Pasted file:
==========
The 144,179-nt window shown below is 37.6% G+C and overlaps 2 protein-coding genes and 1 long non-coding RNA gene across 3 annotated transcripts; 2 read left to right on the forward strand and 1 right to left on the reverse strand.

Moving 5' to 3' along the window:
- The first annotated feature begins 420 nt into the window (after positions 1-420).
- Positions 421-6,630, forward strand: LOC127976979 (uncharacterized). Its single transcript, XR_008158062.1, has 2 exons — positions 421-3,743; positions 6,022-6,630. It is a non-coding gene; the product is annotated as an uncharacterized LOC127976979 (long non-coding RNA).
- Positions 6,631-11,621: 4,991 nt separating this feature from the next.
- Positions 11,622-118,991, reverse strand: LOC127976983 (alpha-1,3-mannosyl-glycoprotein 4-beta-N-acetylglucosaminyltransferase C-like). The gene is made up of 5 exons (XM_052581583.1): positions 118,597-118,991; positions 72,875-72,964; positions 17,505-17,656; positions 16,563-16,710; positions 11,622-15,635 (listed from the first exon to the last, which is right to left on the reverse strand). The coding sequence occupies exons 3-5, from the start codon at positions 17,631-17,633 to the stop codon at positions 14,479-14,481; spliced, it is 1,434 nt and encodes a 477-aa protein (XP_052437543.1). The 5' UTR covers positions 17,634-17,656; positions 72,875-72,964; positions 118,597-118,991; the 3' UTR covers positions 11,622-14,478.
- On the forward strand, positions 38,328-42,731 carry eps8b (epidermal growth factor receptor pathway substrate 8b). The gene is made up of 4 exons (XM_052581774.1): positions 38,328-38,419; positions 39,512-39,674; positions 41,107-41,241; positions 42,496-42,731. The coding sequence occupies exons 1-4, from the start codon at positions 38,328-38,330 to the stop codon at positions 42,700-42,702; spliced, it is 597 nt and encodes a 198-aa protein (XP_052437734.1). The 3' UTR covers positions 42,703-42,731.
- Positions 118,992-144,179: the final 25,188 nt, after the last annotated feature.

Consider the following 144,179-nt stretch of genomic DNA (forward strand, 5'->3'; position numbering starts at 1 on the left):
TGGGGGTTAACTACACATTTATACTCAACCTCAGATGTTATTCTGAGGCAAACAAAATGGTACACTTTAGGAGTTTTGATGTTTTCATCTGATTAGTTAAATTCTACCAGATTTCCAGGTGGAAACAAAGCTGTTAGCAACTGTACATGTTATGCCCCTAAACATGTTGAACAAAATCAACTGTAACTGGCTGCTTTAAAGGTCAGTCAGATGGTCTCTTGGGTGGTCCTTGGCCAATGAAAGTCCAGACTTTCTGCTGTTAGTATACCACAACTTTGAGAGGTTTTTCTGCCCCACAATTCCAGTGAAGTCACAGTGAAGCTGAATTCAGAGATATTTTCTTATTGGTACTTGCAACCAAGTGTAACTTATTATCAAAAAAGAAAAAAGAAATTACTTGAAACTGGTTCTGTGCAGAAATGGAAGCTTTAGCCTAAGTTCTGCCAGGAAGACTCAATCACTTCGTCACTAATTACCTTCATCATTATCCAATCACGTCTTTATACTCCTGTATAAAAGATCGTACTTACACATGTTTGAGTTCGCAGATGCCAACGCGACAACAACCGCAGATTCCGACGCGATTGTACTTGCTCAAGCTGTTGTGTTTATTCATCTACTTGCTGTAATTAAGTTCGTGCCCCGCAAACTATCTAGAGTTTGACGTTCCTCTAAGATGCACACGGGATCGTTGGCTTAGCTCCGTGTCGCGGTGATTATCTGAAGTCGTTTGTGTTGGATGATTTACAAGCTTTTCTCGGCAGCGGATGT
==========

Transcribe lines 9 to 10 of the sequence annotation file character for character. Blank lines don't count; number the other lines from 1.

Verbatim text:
Consider the following 144,179-nt stretch of genomic DNA (forward strand, 5'->3'; position numbering starts at 1 on the left):
TGGGGGTTAACTACACATTTATACTCAACCTCAGATGTTATTCTGAGGCAAACAAAATGGTACACTTTAGGAGTTTTGATGTTTTCATCTGATTAGTTAAATTCTACCAGATTTCCAGGTGGAAACAAAGCTGTTAGCAACTGTACATGTTATGCCCCTAAACATGTTGAACAAAATCAACTGTAACTGGCTGCTTTAAAGGTCAGTCAGATGGTCTCTTGGGTGGTCCTTGGCCAATGAAAGTCCAGACTTTCTGCTGTTAGTATACCACAACTTTGAGAGGTTTTTCTGCCCCACAATTCCAGTGAAGTCACAGTGAAGCTGAATTCAGAGATATTTTCTTATTGGTACTTGCAACCAAGTGTAACTTATTATCAAAAAAGAAAAAAGAAATTACTTGAAACTGGTTCTGTGCAGAAATGGAAGCTTTAGCCTAAGTTCTGCCAGGAAGACTCAATCACTTCGTCACTAATTACCTTCATCATTATCCAATCACGTCTTTATACTCCTGTATAAAAGATCGTACTTACACATGTTTGAGTTCGCAGATGCCAACGCGACAACAACCGCAGATTCCGACGCGATTGTACTTGCTCAAGCTGTTGTGTTTATTCATCTACTTGCTGTAATTAAGTTCGTGCCCCGCAAACTATCTAGAGTTTGACGTTCCTCTAAGATGCACACGGGATCGTTGGCTTAGCTCCGTGTCGCGGTGATTATCTGAAGTCGTTTGTGTTGGATGATTTACAAGCTTTTCTCGGCAGCGGATGT